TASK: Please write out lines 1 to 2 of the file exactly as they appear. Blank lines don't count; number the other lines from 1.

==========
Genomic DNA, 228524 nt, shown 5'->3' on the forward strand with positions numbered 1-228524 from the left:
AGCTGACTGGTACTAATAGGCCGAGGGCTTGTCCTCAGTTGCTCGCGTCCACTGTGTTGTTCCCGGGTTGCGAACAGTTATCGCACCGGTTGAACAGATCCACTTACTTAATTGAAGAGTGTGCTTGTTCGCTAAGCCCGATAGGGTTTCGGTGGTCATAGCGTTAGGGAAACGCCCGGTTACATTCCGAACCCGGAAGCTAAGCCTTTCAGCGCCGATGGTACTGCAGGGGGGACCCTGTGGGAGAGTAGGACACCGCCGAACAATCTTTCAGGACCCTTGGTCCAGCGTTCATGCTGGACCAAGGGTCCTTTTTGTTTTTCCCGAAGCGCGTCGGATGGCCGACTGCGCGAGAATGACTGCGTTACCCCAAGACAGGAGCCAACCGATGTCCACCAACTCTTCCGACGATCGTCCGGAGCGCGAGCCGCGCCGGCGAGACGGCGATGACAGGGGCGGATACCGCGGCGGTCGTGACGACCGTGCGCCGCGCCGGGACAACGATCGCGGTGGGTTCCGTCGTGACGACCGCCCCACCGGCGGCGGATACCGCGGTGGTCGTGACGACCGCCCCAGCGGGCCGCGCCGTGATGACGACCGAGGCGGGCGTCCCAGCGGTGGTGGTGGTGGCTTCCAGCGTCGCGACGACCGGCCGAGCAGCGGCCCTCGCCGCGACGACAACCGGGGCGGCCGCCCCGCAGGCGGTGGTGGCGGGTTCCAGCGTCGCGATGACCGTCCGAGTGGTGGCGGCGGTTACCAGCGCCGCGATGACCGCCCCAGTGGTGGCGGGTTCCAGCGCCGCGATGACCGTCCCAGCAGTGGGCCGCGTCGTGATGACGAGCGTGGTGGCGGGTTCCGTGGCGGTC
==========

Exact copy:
Genomic DNA, 228524 nt, shown 5'->3' on the forward strand with positions numbered 1-228524 from the left:
AGCTGACTGGTACTAATAGGCCGAGGGCTTGTCCTCAGTTGCTCGCGTCCACTGTGTTGTTCCCGGGTTGCGAACAGTTATCGCACCGGTTGAACAGATCCACTTACTTAATTGAAGAGTGTGCTTGTTCGCTAAGCCCGATAGGGTTTCGGTGGTCATAGCGTTAGGGAAACGCCCGGTTACATTCCGAACCCGGAAGCTAAGCCTTTCAGCGCCGATGGTACTGCAGGGGGGACCCTGTGGGAGAGTAGGACACCGCCGAACAATCTTTCAGGACCCTTGGTCCAGCGTTCATGCTGGACCAAGGGTCCTTTTTGTTTTTCCCGAAGCGCGTCGGATGGCCGACTGCGCGAGAATGACTGCGTTACCCCAAGACAGGAGCCAACCGATGTCCACCAACTCTTCCGACGATCGTCCGGAGCGCGAGCCGCGCCGGCGAGACGGCGATGACAGGGGCGGATACCGCGGCGGTCGTGACGACCGTGCGCCGCGCCGGGACAACGATCGCGGTGGGTTCCGTCGTGACGACCGCCCCACCGGCGGCGGATACCGCGGTGGTCGTGACGACCGCCCCAGCGGGCCGCGCCGTGATGACGACCGAGGCGGGCGTCCCAGCGGTGGTGGTGGTGGCTTCCAGCGTCGCGACGACCGGCCGAGCAGCGGCCCTCGCCGCGACGACAACCGGGGCGGCCGCCCCGCAGGCGGTGGTGGCGGGTTCCAGCGTCGCGATGACCGTCCGAGTGGTGGCGGCGGTTACCAGCGCCGCGATGACCGCCCCAGTGGTGGCGGGTTCCAGCGCCGCGATGACCGTCCCAGCAGTGGGCCGCGTCGTGATGACGAGCGTGGTGGCGGGTTCCGTGGCGGTC